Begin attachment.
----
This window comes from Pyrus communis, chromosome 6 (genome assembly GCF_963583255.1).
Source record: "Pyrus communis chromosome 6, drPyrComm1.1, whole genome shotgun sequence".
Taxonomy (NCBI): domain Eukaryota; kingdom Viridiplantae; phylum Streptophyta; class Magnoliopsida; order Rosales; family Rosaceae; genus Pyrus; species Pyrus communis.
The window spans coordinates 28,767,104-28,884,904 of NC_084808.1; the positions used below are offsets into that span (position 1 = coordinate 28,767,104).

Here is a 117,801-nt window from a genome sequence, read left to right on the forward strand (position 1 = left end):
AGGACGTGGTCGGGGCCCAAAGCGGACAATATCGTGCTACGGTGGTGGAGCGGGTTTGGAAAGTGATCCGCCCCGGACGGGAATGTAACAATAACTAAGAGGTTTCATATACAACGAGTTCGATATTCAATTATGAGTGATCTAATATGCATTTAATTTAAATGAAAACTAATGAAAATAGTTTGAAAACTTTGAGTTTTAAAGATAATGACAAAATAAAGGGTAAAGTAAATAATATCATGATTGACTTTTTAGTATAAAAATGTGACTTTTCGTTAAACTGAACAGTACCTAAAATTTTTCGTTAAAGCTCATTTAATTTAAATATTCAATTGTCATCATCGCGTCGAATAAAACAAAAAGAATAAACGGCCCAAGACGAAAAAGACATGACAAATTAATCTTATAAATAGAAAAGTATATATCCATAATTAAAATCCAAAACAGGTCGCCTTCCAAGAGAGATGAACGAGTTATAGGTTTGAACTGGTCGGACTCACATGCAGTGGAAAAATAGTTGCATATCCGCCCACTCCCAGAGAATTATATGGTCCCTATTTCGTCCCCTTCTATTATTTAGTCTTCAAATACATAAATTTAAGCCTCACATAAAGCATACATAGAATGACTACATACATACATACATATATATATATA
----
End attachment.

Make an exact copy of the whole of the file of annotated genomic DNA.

This window comes from Pyrus communis, chromosome 6 (genome assembly GCF_963583255.1).
Source record: "Pyrus communis chromosome 6, drPyrComm1.1, whole genome shotgun sequence".
Taxonomy (NCBI): domain Eukaryota; kingdom Viridiplantae; phylum Streptophyta; class Magnoliopsida; order Rosales; family Rosaceae; genus Pyrus; species Pyrus communis.
The window spans coordinates 28,767,104-28,884,904 of NC_084808.1; the positions used below are offsets into that span (position 1 = coordinate 28,767,104).

Here is a 117,801-nt window from a genome sequence, read left to right on the forward strand (position 1 = left end):
AGGACGTGGTCGGGGCCCAAAGCGGACAATATCGTGCTACGGTGGTGGAGCGGGTTTGGAAAGTGATCCGCCCCGGACGGGAATGTAACAATAACTAAGAGGTTTCATATACAACGAGTTCGATATTCAATTATGAGTGATCTAATATGCATTTAATTTAAATGAAAACTAATGAAAATAGTTTGAAAACTTTGAGTTTTAAAGATAATGACAAAATAAAGGGTAAAGTAAATAATATCATGATTGACTTTTTAGTATAAAAATGTGACTTTTCGTTAAACTGAACAGTACCTAAAATTTTTCGTTAAAGCTCATTTAATTTAAATATTCAATTGTCATCATCGCGTCGAATAAAACAAAAAGAATAAACGGCCCAAGACGAAAAAGACATGACAAATTAATCTTATAAATAGAAAAGTATATATCCATAATTAAAATCCAAAACAGGTCGCCTTCCAAGAGAGATGAACGAGTTATAGGTTTGAACTGGTCGGACTCACATGCAGTGGAAAAATAGTTGCATATCCGCCCACTCCCAGAGAATTATATGGTCCCTATTTCGTCCCCTTCTATTATTTAGTCTTCAAATACATAAATTTAAGCCTCACATAAAGCATACATAGAATGACTACATACATACATACATATATATATATA